I am overwhelmed by the amount of conflicting options and ways to work and live, as well as love. The dire importance of moving in your own way and learning to navigate as your own individual has been a topic of great urgency for me. Urgent, solely because I feel strangled by my socially influenced brain that tells me that I need to do X, say Y, and be Z. Just so you can live in this world and not starve or be deemed as a particular type of person, and then ostracized. Is it possible to be yourself, and still be ok in this world?
Photo: Reylia Slaby
Model: Dagny Tarver
One thing that is often packaged with youth is the underestimated complexity of truly being yourself. The amount of pressure to act with a certain disposition to fit with the social mold can be excruciating, especially when it isn’t how you truly feel. We all handle this differently, but in my case, starting from when I believe to be around 18, I was inwardly panicked in most instances where people were involved. A cloud of angst filled my chest whenever I had to chat with someone I felt I couldn’t be myself around, especially those whom around I felt I had to uphold a certain image. I couldn’t understand why I was feeling like that, and it troubled me often. I didn’t have much peace until I expressed my worries to a friend, who responded in saying that I probably had some form of social anxiety. Somehow this idea was a relief to me. It felt like I now had something more tangible to work with.
Only until recently is when I felt the intensity of these feelings drop, and I can breathe more easily. I no longer agree with the motto that says I should act how I want to feel, (e.g smile and you will start to feel happy) but instead I simply act how I feel. There is no reason for a disguise; that because it is a simple human right to to be able to express when I am sad, uncomfortable, or happy, as long as my feelings aren’t destructive.
This picture is for this current stage in my life. I can feel my mask melt away little by little, and slowly but surely I am a little bit freer.
P.S Thank you sooo much to Dagny who worked so hard to help me achieve this image!! You.are.simply.wonderful.
“Never Leave Me”
Photo: Reylia Slaby
Model: Dagny Tarver
Finally a new piece. I owe my “delay” to several things. One being that the shoots I’ve been desiring to have involve purchasing rather expensive things, and in that case I must wait, and one by one accumulate all that I need. The second is that this year, my focus has shifted. I see art now as the shadow of experience, and without embracing life, art can become meaningless. My prerogative now is to live.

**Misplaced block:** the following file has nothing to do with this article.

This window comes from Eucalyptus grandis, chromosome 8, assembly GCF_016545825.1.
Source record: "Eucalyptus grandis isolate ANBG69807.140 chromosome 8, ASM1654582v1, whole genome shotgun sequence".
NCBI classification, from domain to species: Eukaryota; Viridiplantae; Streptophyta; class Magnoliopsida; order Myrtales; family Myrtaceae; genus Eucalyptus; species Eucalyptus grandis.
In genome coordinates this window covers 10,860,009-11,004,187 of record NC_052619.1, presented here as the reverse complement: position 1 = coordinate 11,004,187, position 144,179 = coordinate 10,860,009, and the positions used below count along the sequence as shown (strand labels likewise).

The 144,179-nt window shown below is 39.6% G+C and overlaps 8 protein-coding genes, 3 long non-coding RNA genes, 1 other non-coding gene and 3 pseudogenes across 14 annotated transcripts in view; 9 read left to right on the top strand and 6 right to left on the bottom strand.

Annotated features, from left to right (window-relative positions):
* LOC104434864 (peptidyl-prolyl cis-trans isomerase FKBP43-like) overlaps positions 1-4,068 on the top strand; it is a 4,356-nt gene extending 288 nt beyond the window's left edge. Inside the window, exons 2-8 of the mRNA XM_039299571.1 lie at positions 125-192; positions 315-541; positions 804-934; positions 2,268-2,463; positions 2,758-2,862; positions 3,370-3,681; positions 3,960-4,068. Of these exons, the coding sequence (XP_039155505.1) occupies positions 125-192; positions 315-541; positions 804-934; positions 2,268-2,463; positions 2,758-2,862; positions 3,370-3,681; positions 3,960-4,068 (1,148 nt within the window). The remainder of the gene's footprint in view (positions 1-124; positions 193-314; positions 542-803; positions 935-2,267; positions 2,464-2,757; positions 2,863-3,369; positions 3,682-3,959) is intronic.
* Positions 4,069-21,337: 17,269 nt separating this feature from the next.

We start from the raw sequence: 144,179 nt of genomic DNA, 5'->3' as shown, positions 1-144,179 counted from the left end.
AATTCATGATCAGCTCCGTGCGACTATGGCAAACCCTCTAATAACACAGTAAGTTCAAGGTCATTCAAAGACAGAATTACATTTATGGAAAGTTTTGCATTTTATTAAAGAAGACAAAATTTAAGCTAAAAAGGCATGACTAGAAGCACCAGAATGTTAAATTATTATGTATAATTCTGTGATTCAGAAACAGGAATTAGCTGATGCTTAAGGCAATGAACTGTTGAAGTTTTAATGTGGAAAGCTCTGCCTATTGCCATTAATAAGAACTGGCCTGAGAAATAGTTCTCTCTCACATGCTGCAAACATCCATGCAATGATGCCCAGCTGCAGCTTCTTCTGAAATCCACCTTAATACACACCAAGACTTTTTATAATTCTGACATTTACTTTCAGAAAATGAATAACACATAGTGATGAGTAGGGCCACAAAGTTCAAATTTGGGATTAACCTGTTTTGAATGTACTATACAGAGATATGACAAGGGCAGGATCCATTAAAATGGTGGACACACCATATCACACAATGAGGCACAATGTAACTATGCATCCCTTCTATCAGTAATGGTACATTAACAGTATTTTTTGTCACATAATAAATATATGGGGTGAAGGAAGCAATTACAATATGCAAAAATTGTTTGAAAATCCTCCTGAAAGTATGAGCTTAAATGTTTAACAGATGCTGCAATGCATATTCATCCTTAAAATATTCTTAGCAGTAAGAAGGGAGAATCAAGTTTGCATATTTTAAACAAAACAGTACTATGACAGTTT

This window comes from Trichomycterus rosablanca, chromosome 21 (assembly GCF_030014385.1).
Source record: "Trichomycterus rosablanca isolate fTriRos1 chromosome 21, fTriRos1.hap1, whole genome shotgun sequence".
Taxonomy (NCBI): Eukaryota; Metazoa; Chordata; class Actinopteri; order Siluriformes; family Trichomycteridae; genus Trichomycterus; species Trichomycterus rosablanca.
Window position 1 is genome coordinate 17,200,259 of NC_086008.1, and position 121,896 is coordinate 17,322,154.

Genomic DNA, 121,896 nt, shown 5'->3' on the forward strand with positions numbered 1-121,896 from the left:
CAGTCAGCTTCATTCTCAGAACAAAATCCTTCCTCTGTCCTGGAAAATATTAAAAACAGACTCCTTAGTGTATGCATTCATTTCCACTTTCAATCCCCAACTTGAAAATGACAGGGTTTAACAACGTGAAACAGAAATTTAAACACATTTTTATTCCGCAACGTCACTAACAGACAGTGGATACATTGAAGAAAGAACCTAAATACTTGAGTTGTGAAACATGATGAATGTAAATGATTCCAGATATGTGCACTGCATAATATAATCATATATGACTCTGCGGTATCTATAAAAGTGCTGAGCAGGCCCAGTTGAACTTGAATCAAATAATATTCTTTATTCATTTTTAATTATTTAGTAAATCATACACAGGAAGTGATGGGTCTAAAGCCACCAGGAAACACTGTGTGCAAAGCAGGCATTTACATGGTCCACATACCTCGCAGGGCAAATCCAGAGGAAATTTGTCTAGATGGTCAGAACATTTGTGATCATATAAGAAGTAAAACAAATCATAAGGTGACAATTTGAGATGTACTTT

But more about that later.
This shoot was so wonderful to do for me. Dagny was such a sport, and I can’t thank her enough for going through with it, despite the rain and the cold. She is truly a great model 🙂
As for the idea itself, it stems from my tendency to cling to the things that I love. I have felt this to the extent that it can be borderline obsessive. Despite my undying love for these things or people, I cannot make them stay. I have always known and been ok with this. When it comes to people in this equation, everyone has their own path, a stage entrance and exit. It is ok to let go, because that is the natural flow. Very few things stay.
But on the bright side, many things come back.
Yesterday I had another photo-shoot for my series “The Mystery of the Girl in Her Garden”. At the moment, I don’t have the desire to say much on the series itself, but I will write a bit on the individual photos and the process.
Once before I asked my sister if I could break her violin for a photo-shoot. Understandably, she wasn’t fond of the idea, so I didn’t push it, even though the violin itself had fallen into disuse and it had been cheap. Today, although, I felt the need to ask her once more. This time she didn’t seem to mind as much, just as long as I eventually replaced it.
I had never broken a violin before, so that was a strange experience.
After I had done the deed, I packed up for the shoot. Along with the violin, I had a black dress, my camera (Nikon D7000+50mm), tripod, and umbrella, and then I was off.
The air has been slowly getting cooler. Along with this new chill, it had been sprinkling. I thought that it would surely rain before I reached the garden, but it hadn’t yet started by the time I reached my destination.
I began working straightaway.
In the moment of brokenness lies a magic that, I believe, cannot be discovered elsewhere. I have found that in my darkest moments laid a blazing fire of hope and inspiration. Once it had been revealed, it was a place I kept returning to, and more importantly, it was a place I could return to. This image, to me, represents those times of trouble, both external frustration and internal struggle.
I was shooting for about an hour, although it only felt like minutes. In the moment I decided I would stop shooting, a downpour began. A beautiful autumn downpour.